Journey Solo Albums Ranked Worst to Best
If we relied only upon studio projects from Steve Perry, our list of Journey Solo Albums Ranked Worst to Best would be remarkably short.
Likewise with Gregg Rolie. The band's original singer was the first major figure in Journey to go solo, but Rolie has only issued a few more albums than the famously slow-creating Perry.
Luckily, the other guys have been busy. So much so, in fact, that guitarist Neal Schon and keyboardist Jonathan Cain have occasionally moved well outside the typical Journey fare. The following list of Journey Solo Albums Ranked Worst to Best includes only rock records, however, so that leaves aside more jazz- or new age-inflected items by Cain (1997's Body Language, 2001's Namaste and 2004's Bare Bones), Schon (1995's Beyond the Thunder and 2001's Voice) and ex-drummer Steve Smith, who focused exclusively on jazz when he's not part of Journey.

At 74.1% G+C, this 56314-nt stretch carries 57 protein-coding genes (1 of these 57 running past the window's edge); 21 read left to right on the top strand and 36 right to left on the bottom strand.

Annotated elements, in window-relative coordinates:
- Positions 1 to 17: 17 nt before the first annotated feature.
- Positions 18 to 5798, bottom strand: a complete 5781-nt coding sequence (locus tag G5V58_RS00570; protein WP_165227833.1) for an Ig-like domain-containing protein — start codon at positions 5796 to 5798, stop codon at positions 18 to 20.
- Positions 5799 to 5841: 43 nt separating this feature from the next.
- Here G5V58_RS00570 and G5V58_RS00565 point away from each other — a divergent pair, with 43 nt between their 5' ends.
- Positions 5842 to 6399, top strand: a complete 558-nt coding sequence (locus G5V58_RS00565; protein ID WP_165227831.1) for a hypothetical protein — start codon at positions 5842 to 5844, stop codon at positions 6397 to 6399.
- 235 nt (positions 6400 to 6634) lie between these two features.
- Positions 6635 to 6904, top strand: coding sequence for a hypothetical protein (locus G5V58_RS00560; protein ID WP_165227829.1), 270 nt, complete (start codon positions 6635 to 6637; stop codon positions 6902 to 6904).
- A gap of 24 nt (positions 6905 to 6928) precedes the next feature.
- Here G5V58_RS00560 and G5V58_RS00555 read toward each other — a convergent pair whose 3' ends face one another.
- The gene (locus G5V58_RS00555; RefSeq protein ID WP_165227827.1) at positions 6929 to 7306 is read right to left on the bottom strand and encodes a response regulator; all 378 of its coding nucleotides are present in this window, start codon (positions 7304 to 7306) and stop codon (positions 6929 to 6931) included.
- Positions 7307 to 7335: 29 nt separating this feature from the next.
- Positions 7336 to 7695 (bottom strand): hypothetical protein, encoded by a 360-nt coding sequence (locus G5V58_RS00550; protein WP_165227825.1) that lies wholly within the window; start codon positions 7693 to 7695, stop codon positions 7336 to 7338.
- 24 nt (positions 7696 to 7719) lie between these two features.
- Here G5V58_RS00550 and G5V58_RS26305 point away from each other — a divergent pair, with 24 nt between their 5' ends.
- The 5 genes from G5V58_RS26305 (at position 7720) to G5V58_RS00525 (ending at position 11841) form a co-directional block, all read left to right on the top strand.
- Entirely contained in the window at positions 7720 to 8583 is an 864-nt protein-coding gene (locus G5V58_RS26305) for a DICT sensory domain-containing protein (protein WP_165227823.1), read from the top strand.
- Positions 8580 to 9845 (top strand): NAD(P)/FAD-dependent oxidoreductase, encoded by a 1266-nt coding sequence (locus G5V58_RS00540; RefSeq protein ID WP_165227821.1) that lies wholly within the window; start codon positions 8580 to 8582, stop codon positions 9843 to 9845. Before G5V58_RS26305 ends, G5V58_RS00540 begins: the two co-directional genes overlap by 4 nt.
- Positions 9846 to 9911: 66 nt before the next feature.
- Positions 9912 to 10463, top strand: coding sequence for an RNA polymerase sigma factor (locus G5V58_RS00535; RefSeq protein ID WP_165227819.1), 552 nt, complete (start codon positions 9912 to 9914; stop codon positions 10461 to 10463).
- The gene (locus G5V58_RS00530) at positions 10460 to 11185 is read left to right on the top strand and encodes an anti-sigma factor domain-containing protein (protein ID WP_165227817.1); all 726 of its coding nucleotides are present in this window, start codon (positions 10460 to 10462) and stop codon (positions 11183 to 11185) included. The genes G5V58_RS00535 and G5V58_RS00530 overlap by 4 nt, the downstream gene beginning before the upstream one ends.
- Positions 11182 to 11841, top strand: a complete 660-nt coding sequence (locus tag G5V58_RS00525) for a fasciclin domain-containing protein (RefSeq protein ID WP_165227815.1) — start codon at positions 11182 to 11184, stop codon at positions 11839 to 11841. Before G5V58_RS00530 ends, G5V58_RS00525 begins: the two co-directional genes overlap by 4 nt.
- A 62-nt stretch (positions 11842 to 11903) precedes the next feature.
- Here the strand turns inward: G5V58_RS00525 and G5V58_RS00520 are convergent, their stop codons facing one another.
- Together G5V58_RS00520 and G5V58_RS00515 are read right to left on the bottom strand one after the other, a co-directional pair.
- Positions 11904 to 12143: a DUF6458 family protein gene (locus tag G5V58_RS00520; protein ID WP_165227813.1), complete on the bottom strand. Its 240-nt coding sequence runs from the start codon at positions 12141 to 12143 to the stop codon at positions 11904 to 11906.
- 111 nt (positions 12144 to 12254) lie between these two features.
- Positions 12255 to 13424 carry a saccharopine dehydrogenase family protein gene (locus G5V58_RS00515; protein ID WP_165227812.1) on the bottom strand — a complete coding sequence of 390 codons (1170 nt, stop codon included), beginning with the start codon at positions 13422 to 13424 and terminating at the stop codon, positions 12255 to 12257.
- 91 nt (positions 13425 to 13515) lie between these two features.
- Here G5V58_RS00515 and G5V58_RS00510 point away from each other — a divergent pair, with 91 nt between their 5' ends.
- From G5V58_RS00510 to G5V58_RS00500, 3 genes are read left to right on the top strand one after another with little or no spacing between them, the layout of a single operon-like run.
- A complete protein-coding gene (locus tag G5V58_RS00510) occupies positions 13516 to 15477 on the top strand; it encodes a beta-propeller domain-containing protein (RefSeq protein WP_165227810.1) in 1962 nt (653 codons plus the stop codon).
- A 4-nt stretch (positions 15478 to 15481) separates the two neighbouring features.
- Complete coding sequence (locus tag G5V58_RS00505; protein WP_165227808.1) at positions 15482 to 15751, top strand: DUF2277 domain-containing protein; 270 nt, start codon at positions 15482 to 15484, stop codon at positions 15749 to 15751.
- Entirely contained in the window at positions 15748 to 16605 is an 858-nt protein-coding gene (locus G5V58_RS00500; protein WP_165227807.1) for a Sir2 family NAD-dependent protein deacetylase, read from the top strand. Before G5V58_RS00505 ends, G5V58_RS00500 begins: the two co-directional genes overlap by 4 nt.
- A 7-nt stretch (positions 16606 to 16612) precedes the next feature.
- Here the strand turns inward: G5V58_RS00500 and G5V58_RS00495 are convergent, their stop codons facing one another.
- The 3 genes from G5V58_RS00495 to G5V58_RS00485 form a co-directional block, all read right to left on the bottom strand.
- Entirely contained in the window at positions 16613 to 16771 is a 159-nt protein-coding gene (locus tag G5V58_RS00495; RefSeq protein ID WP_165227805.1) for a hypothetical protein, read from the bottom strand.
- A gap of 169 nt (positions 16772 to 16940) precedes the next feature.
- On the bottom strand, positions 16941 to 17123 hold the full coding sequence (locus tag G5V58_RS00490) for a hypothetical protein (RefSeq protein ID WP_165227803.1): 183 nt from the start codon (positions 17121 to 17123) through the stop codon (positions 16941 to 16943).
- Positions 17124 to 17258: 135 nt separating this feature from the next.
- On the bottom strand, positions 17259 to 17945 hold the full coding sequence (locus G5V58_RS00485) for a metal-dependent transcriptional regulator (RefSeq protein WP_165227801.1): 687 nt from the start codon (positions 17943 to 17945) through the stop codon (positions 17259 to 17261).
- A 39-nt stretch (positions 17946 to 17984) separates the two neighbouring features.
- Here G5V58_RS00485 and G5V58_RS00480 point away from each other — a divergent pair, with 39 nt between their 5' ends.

Our focus was on these four central creative figures rather than other contributors like, say, Robert Fleischman and Arnel Pineda. We also skipped solo instrumental projects, including 1995's Piano With a View and 1998's For a Lifetime by Cain, and EPs like Rolie's Five Days – as well as Cain's movie soundtrack-related 2002 album Animated Movie Love Songs and 2017's holiday-focused Unsung Noel.
Key collaborations with Bad English, Hardline, the Storm, HSAS and Abraxas Pool round things out. Keep scrolling to find out how they all stacked up in our list of Journey Solo Albums Ranked Worst to Best.
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